I guess most of my memories of malls are tied to arcades. I probably ended up going to the mall no more than a couple dozen times growing up in total. My parents never really drove me many places.
posted by JHarris at 6:25 AM on March 1 [3 favorites]

OK, another one, on the subject of malls:

My senior year of high school, I worked at the Sears in my local mall. It was a very modest mall with only two anchor stores. In the middle of the mall was a small arcade with maybe 5 machines in a metal-and-glass enclosure. Next to that arcade was a deli setup where you could get lunch. So I would on my break, get lunch at the deli and then go play Street Fighter II. It is also important, for the purpose of backstory, to know that I had in the past year reconnected with a childhood friend with whom mutual affections blossomed but were never realized, though of course rumors spread, and she had at the time an older boyfriend who was in college.

So: one fine day I was on my lunch break, playing SFII, and I heard a familiar-ish voice say:

"Grumpybear69! Just the man I was looking for!"

I turned and it was, of course, the (at this point I believe ex-) boyfriend. He was staring at me with an evil gleam in his eye, and bore down on me in a menacing fashion.

"I'm gonna kick your ass..." he growled.

I gulped.

" Mortal Kombat!"
posted by grumpybear69 at 7:00 AM on March 1 [5 favorites]

As a Boomer, the first malls around me were outdoor, so no food court.
The closest mall to me converted from outdoor to indoor, without leveling the walking surface or changing most of the layout, so it was kind of a weird hybrid.
So hanging out meant hanging outdoors, which for half of the year was not that much fun, so I missed the mall experiences my kids had.

And food courts- that's something I avoid if I can. I suppose as a teen I would have been fine, but now it's just too loud and busy. McDonalds is peaceful by comparison, as everyone eats in their car now.
posted by MtDewd at 7:20 AM on March 1

The description of the Anchorage Mall design may need a picture or two to convey how amazing a glass dome food court at the top of an urban mall is.
posted by zenon at 7:31 AM on March 1 [3 favorites]

Zenon, this looks very reminiscent of the Hamilton City Centre I held forth on above. It’s a lovely building, ill-served by decades of mismanagement, and now it is being levelled.
posted by ricochet biscuit at 7:42 AM on March 1 [1 favorite]

My mall was the mall they used for Stranger Things and let me tell you when I saw the promotional still of the food court, shot from where Software, Etc. was before they moved to the ground floor, and showing the view across the way where the B. Dalton was and the entrance I always used it definitely made me Feel Some Kind Of Way™. That mall was supposed to be the economic engine of the county, and now it stands empty in a sea of office and light industrial also standing empty.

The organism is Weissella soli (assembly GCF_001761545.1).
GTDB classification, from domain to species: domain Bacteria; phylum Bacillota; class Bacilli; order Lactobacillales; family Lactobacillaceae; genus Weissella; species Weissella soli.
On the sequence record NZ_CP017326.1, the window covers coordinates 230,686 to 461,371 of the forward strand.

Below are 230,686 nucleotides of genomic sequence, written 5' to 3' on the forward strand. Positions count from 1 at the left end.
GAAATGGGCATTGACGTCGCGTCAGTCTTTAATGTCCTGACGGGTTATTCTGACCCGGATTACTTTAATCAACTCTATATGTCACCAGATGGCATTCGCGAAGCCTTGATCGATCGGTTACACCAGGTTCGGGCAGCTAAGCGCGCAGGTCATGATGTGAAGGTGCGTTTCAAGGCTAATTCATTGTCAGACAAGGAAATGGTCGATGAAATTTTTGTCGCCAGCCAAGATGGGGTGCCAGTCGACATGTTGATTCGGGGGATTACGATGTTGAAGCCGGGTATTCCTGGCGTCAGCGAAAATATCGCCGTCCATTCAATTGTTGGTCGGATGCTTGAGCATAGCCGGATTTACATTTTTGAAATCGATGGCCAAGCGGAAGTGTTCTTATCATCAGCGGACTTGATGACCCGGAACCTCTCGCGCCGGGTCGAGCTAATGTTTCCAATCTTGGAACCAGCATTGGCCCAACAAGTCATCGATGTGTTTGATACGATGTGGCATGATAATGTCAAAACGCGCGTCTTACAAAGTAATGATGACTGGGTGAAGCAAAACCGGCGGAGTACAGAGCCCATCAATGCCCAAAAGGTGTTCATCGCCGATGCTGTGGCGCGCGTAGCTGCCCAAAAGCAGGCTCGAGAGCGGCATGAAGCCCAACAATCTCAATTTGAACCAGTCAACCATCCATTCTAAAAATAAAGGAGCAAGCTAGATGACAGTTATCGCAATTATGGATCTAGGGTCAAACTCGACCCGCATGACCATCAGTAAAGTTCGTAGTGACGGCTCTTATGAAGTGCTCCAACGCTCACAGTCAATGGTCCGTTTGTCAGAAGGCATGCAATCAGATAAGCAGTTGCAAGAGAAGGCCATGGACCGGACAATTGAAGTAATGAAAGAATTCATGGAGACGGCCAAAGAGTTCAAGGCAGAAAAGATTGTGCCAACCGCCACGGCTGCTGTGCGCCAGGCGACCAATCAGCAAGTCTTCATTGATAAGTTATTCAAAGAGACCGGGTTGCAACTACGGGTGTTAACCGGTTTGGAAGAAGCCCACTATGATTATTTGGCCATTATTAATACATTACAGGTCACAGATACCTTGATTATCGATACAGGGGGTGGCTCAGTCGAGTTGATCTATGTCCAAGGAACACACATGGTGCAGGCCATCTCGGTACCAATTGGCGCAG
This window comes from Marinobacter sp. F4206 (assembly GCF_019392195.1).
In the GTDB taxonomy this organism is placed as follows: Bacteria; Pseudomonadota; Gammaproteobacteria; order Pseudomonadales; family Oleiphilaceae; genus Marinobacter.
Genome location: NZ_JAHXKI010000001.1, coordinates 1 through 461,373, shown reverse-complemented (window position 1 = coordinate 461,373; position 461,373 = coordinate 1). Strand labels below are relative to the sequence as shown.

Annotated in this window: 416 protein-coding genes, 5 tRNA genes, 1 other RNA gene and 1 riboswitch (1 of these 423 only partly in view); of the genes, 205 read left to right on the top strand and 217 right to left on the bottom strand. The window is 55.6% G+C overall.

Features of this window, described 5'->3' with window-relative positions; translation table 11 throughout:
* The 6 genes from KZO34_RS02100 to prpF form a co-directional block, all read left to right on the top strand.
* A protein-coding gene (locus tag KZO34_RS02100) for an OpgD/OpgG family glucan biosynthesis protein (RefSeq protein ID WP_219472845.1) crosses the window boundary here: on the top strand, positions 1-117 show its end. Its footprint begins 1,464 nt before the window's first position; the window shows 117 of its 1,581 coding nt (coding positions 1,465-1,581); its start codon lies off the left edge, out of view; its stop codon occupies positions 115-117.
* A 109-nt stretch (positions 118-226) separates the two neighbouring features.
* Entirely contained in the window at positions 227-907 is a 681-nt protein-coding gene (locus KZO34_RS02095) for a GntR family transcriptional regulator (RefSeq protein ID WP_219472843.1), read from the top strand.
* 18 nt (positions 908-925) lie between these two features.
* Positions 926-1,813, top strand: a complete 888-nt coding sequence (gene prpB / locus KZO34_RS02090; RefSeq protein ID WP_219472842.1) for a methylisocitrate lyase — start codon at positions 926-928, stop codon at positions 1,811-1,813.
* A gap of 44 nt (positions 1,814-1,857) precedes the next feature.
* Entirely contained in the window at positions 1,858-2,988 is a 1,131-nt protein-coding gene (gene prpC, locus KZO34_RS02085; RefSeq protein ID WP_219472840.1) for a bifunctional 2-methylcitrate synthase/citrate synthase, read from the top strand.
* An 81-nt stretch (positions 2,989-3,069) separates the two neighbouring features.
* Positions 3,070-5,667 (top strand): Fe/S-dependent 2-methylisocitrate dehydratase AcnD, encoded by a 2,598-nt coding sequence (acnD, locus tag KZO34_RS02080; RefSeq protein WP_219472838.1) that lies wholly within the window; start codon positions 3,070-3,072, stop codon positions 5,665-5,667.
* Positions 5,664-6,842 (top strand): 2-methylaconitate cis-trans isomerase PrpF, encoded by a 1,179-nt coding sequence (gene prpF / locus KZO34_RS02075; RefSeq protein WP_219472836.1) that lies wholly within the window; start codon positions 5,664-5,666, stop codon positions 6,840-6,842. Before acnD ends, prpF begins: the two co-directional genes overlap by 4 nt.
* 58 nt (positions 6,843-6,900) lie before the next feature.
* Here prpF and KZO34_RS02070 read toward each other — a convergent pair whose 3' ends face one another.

posted by ob1quixote at 7:55 AM on March 1 [6 favorites]

I grew up in Minneapolis so the mall was City Center (immortalized by The Hold Steady and The Replacements) and we didn’t so much hang out at the mall as occasionally go through it as part of our rounds of terrorizing the city. Plus most of my friends had been banned by security for some infraction or another. I did know a girl who worked at the chocolate shop that would give us free samples so that was always worth a stop. There was a Sbarro and an Orange Julius. We hung out at the record shop which was down the street from the mall.
posted by misterpatrick at 8:34 AM on March 1 [1 favorite]

I'm a rare Gen-X'er who never really was a mall rat, for a few reasons:

* Most of the time I spent my after-school hours in rehearsals for the school plays,
* My high school jobs were mostly either at a McDonald's or a movie theater in town, both of whom were freestanding and were not affiliated with the one mall in town; and
* On the occasions I did have to go there to shop, I was usually being chauffeured by my mother because we were there on a specific errand, so there was no real "hang around doing nothing" time because I had only 2 hours to do everything before I had to meet Mom in the hallway just outside Caldor for the ride home. (And when I could drive myself places I usually favored outdoor places to hangout, and when I needed to shop I opted for larger malls an hour outside town.)

I also often preferred shopping in the smaller boutiquey places on Main Street. I was basically a New York hipster even in suburban Connecticut.
posted by EmpressCallipygos at 8:45 AM on March 1 [3 favorites]

My hometown's mall was/is crummy and closed too early, we roamed the Wal-Mart (why yes, I am from a small town in the US south).

The exception was birthdays, for which the ritual was getting a pile of weird stuff at the Big Lots across the street as gifts, then meeting the birthday girl at Italian Village. The principal virtue of Italian Village was that it was cheap and had booths to sit at.
posted by momus_window at 8:53 AM on March 1

I just wanna know the verdict. Are the kids hanging out at the mall? If not there, where?

...okay, that question sounded creepy
posted by pelvicsorcery at 9:11 AM on March 1 [6 favorites]